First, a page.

Route 3 - Develop Strategy - Profiling the Commodity/Service - Shaping the Requirement
You should ensure that all research conducted is collated and reviewed as a whole. A poorly scoped and researched requirement can present major risks to the project. Records should be kept of any discussions with potential suppliers.
The following areas are key:
- Ensuring customer requirements are met and balanced with affordability;
- Challenging the end users’ requirement to ensure that an optimum combination of whole life costing and quality is achieved;
- Keeping your options open: avoiding the tendency to 'zero in' on particular options; allowing potential suppliers the freedom to suggest ways forward;
- Considering business models: looking at all the options for how the arrangement between customer and potential supplier might work e.g. organisationally, financially and in relation to risk management;
- Considering how the wider supply chain might affect the project;
- Considering whether requirements should be grouped in a specific way to reflect market structure, e.g. procuring computer hardware desktop/laptop separately from maintenance; breaking down a cleaning contract into geographical lots rather than procuring a single National contract. This should be reflected in your lotting strategy;
- Consider how relevant Fair Work practices are to the scope of requirements (including sub-contract requirements, where relevant) and ensure the inclusion of relevant criterion, see the Statutory Guidance on Addresssing Fair Work practices, including the Living Wage in Procurement. The practical tools - Fair Work commodity/service strategy - Checklist and Flowchart will help inform your decision.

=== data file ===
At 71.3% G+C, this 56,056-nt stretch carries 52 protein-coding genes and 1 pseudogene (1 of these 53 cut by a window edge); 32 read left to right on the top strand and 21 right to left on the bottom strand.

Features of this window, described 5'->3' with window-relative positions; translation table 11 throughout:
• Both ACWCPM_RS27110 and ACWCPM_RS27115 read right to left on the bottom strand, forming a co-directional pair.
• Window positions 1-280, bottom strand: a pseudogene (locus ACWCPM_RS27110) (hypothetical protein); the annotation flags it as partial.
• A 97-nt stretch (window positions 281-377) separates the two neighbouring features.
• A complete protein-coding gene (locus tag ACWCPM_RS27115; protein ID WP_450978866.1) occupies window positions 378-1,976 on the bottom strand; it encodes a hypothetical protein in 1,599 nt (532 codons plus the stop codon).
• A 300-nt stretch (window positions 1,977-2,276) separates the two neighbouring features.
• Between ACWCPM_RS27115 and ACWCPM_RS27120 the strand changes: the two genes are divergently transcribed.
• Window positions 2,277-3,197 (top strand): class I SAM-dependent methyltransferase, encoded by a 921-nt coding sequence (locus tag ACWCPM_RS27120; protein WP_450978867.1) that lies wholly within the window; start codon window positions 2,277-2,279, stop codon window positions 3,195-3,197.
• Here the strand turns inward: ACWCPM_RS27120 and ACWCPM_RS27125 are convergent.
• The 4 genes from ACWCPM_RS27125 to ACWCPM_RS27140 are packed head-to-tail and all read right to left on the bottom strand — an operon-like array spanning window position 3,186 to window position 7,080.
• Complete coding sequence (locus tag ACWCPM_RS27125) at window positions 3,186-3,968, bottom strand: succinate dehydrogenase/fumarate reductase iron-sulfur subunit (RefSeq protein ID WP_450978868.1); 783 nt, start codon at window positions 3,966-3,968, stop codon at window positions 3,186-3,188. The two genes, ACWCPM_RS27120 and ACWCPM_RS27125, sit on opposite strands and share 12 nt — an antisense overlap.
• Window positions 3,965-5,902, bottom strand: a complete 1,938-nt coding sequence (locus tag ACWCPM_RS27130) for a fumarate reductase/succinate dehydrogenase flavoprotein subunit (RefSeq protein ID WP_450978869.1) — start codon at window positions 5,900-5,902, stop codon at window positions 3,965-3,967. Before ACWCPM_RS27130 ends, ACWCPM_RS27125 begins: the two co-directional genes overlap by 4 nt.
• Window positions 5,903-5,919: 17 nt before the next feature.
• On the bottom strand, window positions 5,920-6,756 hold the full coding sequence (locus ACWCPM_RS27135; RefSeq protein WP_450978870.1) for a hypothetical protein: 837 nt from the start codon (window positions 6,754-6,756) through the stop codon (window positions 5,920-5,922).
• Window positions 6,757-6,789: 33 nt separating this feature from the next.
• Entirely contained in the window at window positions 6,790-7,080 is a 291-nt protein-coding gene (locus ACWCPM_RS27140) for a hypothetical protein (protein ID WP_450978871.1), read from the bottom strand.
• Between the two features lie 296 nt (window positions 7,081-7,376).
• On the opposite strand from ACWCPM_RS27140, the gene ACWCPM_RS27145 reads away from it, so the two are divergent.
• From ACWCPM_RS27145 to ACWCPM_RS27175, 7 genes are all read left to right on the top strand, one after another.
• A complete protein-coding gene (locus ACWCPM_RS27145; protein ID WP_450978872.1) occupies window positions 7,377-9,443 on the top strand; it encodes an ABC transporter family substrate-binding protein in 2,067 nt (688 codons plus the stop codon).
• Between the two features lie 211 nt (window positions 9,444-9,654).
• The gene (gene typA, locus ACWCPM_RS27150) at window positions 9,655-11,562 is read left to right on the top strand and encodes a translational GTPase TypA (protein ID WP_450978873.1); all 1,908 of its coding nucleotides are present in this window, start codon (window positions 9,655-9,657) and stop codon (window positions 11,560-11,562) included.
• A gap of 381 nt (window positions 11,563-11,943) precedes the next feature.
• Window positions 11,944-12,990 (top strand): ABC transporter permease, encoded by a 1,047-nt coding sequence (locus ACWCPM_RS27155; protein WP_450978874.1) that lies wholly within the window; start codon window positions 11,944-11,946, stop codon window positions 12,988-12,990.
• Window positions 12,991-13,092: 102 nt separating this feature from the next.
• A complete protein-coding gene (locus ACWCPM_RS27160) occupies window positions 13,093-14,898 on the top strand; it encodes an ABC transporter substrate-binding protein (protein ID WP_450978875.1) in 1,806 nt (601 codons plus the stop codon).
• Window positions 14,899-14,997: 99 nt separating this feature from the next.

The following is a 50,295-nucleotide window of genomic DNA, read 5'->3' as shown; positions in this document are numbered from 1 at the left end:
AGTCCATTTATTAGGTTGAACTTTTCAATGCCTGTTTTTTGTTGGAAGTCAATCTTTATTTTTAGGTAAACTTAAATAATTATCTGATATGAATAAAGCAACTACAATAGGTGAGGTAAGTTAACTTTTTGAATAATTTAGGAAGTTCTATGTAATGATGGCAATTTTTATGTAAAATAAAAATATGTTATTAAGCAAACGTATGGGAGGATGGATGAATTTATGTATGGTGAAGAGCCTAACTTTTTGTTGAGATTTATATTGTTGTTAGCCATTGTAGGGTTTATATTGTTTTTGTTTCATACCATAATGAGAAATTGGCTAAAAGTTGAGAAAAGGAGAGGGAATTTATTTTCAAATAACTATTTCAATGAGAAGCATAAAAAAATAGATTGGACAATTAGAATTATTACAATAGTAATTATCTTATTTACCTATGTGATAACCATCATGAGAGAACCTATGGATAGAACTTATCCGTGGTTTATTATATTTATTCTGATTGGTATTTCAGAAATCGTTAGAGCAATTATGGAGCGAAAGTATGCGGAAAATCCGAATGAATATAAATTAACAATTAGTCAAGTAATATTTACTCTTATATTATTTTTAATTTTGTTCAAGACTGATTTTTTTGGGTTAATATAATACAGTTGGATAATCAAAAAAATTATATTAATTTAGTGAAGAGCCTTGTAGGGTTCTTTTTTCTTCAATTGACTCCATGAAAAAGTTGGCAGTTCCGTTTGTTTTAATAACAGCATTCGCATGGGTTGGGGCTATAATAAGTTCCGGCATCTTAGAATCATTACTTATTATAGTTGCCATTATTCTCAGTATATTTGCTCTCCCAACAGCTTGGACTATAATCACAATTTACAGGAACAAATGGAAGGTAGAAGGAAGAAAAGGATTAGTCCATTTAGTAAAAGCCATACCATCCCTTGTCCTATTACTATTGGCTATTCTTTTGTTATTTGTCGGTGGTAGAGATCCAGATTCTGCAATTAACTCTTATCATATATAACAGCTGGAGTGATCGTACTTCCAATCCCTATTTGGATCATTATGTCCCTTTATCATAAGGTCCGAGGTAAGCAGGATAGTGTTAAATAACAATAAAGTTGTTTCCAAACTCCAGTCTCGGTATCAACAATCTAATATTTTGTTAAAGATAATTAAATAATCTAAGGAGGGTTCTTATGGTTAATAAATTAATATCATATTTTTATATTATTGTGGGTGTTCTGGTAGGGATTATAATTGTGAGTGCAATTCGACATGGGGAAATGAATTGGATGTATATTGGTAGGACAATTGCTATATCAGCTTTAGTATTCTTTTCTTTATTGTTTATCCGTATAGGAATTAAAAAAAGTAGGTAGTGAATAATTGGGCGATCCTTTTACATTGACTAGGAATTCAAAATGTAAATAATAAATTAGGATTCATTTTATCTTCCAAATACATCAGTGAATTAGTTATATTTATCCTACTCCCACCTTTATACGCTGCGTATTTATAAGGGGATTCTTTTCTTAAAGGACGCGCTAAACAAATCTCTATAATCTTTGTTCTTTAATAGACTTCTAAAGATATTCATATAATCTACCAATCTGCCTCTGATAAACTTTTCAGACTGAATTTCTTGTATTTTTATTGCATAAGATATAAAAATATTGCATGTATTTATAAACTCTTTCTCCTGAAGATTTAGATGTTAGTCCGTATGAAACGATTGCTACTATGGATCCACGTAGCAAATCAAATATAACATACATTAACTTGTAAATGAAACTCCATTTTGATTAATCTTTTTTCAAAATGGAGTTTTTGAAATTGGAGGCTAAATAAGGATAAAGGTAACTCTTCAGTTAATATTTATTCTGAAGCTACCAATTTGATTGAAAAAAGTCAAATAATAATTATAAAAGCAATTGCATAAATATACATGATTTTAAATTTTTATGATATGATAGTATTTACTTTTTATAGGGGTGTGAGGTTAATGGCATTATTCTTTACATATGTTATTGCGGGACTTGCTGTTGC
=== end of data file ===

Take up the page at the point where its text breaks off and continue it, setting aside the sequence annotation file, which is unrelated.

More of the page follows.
- Incorporating sustainability requirements from the outset, e.g. building sustainability into the specification and use as a minimum a whole life costing approach;
- Consider any cyber risks, with reference to the Scottish public sector Guidance Note on Supplier Cyber Security and (if appropriate) using the beta Scottish Cyber Assessment Service (SCAS)
- Considering the application of Life-cycle costing to include all costs associated with the acquisition, use, maintenance and end of life of any product, service or works together with any environmental costs that can be quantified in monetary terms from a non-discriminatory source;;
- Considering demand management: Reduce consumption, consolidate spend, improve specification; and
- Considering how demand fluctuations will be managed, forecast and how (if possible) it can be reduced. More extensive demand management guidance can be found on the Managing & Improving Performance station.
[For additional guidance for Care and Support Services see Benefits and Risks to People who use Services and Service Delivery.]
When considering the budget and anticipated contract value, an organisation may wish to consider:
the balance between small/short-term funding and larger/long-term funding;
whole-life costs, including set up, running and decommissioning costs;
the cost of meeting all regulatory requirements;
additional costs related to location (for example rurality);
the complexity of the service;
training and continuing development of staff;
potential costs of staff transfers under TUPE Regulations;
additional costs of inflation; and
any commitments to three-year funding cycles (or longer) where appropriate.
An organisation should also:
consider whether its own systems (for example, the operation of different administrative systems) and practices contribute to service providers’ costs and, if so, whether modifications can be made. Assess if, and how, a service needs to change in order to meet individual needs and intended outcomes and consider how it can be improved. It should also assess the need for service continuity.